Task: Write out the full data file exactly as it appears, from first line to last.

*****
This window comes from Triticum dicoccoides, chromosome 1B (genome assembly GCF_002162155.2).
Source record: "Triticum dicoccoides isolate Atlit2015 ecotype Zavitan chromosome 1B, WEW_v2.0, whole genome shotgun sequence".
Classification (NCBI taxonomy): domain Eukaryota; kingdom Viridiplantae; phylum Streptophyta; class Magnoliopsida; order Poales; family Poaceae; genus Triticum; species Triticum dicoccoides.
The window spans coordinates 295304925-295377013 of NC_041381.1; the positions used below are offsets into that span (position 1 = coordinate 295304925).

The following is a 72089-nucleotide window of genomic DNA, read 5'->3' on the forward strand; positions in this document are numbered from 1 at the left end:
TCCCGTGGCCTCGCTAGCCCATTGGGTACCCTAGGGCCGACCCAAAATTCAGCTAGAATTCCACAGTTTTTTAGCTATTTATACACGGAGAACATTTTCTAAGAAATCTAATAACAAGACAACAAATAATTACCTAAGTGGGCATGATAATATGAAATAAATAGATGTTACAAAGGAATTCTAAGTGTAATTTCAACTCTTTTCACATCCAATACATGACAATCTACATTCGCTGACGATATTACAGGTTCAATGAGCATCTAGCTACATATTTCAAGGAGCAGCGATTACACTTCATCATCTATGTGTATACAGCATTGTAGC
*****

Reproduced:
This window comes from Triticum dicoccoides, chromosome 1B (genome assembly GCF_002162155.2).
Source record: "Triticum dicoccoides isolate Atlit2015 ecotype Zavitan chromosome 1B, WEW_v2.0, whole genome shotgun sequence".
Classification (NCBI taxonomy): domain Eukaryota; kingdom Viridiplantae; phylum Streptophyta; class Magnoliopsida; order Poales; family Poaceae; genus Triticum; species Triticum dicoccoides.
The window spans coordinates 295304925-295377013 of NC_041381.1; the positions used below are offsets into that span (position 1 = coordinate 295304925).

The following is a 72089-nucleotide window of genomic DNA, read 5'->3' on the forward strand; positions in this document are numbered from 1 at the left end:
TCCCGTGGCCTCGCTAGCCCATTGGGTACCCTAGGGCCGACCCAAAATTCAGCTAGAATTCCACAGTTTTTTAGCTATTTATACACGGAGAACATTTTCTAAGAAATCTAATAACAAGACAACAAATAATTACCTAAGTGGGCATGATAATATGAAATAAATAGATGTTACAAAGGAATTCTAAGTGTAATTTCAACTCTTTTCACATCCAATACATGACAATCTACATTCGCTGACGATATTACAGGTTCAATGAGCATCTAGCTACATATTTCAAGGAGCAGCGATTACACTTCATCATCTATGTGTATACAGCATTGTAGC